Intel Unveils Lakefield CPU Specifications: Up to 3GHz, 64 EUs, and 7W TDP

Intel has actually teased Lakefield because of its Architecture Day back in 2018, where it revealed of the SoC for the first time. Lakefield is a unique item for Intel, considered that it sets 4 “little” cores based on the Tremont (Atom) microarchitecture with a single “big” core based on Sunny Cove (the very same CPU core utilized in Ice Lake).

Intel will release Lakefield in 2 SKUs: Core i5-L16 G7 and the Core i3-L13 G4. The i5 CPU will run at a base clock of 1.4 GHz and a turbo of 3GHz, though this uses just to the single Sunny Cove CPU – multi-core turbo is minimal to 1.8 GHz. The i5 has 64 EUs (the very same width as Ice Lake), however a much lower GPU frequency of just 500 MHz; the Core i3 has 48 EUs however the very same 500 MHz GPU frequency. Wide and sluggish, instead of small and fast, is plainly the power- conserving order of the day.

Tremont-Performance-Curves

TDP on these chips is 7W, with support for LPDDR4-4267, which will keep the lower-clocked Ice Lake GPU fed. Mobile Ice Lake only runs up to LPDDR4-3733, making this a 1.14x boost.

Both the single Sunny Cove and the quad-core Tremont have access to a 4MB last- level cache, though Intel hasn’t confirmed if that’s L2 or L3. Lakefield uses Foveros, Intel’s 3D interconnect technology, to tie the entire core together and connect the different CPU cores. According to Intel, workload moving is dealt with by the OS however assisted by information from the underlying hardware. Specific information on how this hand-off occurs or when the OS understands to spin up the Sunny Cove core versus the Tremont cores are still unknown. We do know that Lakefield is anticipated to rely primarily on its Tremont cores; the Sunny Cove CPU core exists for UI latency and user interactions.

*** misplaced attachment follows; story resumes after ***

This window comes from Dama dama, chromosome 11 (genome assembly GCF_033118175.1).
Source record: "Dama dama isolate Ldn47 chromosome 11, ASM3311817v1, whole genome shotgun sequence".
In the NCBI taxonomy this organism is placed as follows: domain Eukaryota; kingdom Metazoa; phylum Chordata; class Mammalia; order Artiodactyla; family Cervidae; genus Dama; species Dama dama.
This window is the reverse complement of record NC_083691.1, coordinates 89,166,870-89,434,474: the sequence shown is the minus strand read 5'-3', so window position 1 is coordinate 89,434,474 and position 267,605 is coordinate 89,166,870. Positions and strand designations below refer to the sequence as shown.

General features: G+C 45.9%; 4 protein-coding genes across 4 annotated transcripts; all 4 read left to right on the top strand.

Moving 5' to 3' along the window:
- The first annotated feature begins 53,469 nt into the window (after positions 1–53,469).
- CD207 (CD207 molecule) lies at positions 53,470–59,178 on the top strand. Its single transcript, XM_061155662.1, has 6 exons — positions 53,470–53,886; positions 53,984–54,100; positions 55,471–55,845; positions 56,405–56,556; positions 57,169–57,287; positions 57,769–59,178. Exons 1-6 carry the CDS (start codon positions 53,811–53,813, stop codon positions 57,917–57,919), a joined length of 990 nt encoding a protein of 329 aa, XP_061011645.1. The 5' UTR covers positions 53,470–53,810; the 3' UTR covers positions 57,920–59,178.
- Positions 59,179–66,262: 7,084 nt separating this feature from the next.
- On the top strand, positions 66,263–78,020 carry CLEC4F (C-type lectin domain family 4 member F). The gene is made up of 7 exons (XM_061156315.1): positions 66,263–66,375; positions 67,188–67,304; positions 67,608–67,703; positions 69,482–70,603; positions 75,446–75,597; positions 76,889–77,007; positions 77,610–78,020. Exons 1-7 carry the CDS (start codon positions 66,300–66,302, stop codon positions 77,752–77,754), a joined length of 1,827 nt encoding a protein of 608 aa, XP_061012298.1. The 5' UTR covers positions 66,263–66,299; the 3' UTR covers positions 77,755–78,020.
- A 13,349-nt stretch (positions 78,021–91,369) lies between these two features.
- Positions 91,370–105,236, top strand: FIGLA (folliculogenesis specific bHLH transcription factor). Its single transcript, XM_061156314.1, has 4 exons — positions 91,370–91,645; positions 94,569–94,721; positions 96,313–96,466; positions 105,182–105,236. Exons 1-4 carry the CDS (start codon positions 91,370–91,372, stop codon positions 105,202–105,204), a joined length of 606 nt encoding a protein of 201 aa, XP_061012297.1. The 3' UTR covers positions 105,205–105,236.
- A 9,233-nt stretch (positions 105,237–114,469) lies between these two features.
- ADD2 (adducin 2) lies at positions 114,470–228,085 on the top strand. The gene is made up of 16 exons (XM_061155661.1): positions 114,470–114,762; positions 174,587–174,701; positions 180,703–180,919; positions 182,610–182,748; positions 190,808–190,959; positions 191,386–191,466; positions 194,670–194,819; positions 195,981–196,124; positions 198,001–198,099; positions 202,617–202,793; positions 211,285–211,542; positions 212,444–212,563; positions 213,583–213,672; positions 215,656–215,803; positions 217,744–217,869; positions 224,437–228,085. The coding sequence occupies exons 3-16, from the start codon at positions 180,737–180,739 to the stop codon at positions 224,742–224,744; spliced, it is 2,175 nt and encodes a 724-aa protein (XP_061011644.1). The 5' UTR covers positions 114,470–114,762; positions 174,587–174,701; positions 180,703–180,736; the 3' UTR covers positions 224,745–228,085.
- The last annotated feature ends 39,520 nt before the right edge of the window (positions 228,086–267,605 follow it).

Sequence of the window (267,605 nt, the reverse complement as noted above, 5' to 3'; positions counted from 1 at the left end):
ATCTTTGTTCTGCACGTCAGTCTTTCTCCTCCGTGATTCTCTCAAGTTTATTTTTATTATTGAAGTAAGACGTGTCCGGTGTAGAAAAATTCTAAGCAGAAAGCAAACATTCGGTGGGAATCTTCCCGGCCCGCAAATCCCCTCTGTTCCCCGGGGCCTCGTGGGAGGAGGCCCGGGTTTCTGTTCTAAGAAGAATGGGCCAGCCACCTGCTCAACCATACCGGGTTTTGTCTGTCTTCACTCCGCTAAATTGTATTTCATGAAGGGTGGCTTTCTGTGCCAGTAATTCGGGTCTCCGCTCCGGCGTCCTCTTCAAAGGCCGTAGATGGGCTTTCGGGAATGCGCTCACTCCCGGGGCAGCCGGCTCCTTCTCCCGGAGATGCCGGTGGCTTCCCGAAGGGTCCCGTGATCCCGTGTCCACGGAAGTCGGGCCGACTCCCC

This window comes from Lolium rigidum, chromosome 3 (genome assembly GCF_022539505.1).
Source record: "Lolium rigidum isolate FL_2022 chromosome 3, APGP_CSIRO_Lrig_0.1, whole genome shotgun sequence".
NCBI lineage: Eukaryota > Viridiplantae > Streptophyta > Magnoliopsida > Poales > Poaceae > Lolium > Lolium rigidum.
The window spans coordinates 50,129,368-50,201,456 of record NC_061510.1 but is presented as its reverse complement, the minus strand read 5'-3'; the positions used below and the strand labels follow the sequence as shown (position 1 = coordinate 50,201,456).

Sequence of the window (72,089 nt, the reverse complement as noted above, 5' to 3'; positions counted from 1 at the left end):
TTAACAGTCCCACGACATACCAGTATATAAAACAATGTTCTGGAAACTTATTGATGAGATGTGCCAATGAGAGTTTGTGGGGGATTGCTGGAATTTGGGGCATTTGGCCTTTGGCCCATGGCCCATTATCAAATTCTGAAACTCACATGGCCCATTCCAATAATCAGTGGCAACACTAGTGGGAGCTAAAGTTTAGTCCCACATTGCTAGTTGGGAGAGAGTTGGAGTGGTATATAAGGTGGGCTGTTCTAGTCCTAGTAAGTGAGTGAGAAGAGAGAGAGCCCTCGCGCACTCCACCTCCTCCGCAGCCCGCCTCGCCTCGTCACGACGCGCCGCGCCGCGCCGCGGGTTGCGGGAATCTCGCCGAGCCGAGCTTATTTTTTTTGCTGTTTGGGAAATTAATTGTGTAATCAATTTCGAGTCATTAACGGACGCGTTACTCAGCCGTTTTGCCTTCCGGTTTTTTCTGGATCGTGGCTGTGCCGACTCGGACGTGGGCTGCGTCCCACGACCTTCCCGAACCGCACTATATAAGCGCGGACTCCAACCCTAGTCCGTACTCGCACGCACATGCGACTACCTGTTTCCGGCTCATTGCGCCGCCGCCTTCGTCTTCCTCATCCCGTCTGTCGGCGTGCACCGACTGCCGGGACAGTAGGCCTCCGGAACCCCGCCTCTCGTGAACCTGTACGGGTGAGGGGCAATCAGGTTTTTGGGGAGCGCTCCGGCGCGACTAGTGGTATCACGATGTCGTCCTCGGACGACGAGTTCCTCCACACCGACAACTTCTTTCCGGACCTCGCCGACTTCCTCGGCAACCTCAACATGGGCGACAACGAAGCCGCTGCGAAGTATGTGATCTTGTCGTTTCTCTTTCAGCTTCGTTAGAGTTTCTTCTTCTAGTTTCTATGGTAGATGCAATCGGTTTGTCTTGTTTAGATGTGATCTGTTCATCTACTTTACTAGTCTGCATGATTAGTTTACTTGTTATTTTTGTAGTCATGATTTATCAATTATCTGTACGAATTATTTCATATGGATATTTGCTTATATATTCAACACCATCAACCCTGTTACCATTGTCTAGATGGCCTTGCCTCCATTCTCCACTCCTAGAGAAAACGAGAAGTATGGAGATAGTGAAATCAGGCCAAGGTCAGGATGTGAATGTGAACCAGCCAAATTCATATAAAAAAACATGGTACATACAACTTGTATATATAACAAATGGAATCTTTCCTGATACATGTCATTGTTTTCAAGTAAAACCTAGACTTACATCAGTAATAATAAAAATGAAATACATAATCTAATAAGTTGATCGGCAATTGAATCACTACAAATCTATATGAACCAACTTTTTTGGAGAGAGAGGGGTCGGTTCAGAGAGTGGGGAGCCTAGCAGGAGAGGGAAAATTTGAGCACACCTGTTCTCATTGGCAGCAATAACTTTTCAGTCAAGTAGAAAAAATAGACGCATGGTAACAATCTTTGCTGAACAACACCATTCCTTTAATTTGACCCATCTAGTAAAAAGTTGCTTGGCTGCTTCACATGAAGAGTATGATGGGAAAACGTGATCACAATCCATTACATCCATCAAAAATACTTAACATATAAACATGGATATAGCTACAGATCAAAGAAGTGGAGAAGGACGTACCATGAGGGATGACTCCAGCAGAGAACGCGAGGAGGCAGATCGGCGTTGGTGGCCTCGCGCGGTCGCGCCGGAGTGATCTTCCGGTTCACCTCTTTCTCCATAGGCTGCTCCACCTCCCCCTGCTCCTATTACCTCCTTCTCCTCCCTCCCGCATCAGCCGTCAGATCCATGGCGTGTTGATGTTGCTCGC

Foveros-Intel

AVX-512 does not appear to be supported in Sunny Cove, which may be a good thing in the context of trying to keep to a 7W power usage window. AI workloads are probably run on either the CPU or GPU, however, there’s no specific co-processor to manage them.

It’s not clear yet what we should anticipate from Lakefield or how well it will identify itself from existing low-power Intel items. The business has actually had a hard time separating on power usage prior to; Core M didn’t produce a really clear identity for itself prior to being mostly subsumed back into Intel’s existing item lineup.

Lakefield utilizes something more similar to Nvidia’s old “Companion Core” concept for Tegra, just in reverse – instead of having a single low-power core for light workloads, Intel has a single high-power core to deal with the heavy lifting. We’ll see if the various approach yields various results when hardware like the Samsung Galaxy Book S, Lenovo ThinkPad X1 Fold, and Microsoft Surface Book Neo become available.

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